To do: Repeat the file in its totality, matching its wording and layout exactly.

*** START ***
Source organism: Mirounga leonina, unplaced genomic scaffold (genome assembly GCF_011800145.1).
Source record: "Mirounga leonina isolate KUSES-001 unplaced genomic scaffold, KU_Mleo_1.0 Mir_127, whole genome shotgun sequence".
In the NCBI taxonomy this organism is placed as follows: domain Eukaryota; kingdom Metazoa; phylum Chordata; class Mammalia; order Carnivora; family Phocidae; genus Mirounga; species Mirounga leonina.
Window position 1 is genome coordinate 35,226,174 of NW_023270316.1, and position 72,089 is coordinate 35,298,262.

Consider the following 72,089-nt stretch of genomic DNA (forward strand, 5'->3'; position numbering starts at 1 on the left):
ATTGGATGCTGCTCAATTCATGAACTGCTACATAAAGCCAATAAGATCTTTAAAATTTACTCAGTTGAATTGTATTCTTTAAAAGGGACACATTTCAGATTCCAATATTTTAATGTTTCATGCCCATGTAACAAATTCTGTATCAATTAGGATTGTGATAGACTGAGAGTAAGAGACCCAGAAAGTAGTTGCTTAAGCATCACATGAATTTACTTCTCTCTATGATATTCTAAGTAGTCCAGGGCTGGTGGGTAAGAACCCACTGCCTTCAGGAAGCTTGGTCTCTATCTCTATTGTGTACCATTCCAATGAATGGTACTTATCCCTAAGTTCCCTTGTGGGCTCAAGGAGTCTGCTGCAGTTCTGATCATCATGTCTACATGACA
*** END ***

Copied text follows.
Source organism: Mirounga leonina, unplaced genomic scaffold (genome assembly GCF_011800145.1).
Source record: "Mirounga leonina isolate KUSES-001 unplaced genomic scaffold, KU_Mleo_1.0 Mir_127, whole genome shotgun sequence".
In the NCBI taxonomy this organism is placed as follows: domain Eukaryota; kingdom Metazoa; phylum Chordata; class Mammalia; order Carnivora; family Phocidae; genus Mirounga; species Mirounga leonina.
Window position 1 is genome coordinate 35,226,174 of NW_023270316.1, and position 72,089 is coordinate 35,298,262.

Consider the following 72,089-nt stretch of genomic DNA (forward strand, 5'->3'; position numbering starts at 1 on the left):
ATTGGATGCTGCTCAATTCATGAACTGCTACATAAAGCCAATAAGATCTTTAAAATTTACTCAGTTGAATTGTATTCTTTAAAAGGGACACATTTCAGATTCCAATATTTTAATGTTTCATGCCCATGTAACAAATTCTGTATCAATTAGGATTGTGATAGACTGAGAGTAAGAGACCCAGAAAGTAGTTGCTTAAGCATCACATGAATTTACTTCTCTCTATGATATTCTAAGTAGTCCAGGGCTGGTGGGTAAGAACCCACTGCCTTCAGGAAGCTTGGTCTCTATCTCTATTGTGTACCATTCCAATGAATGGTACTTATCCCTAAGTTCCCTTGTGGGCTCAAGGAGTCTGCTGCAGTTCTGATCATCATGTCTACATGACA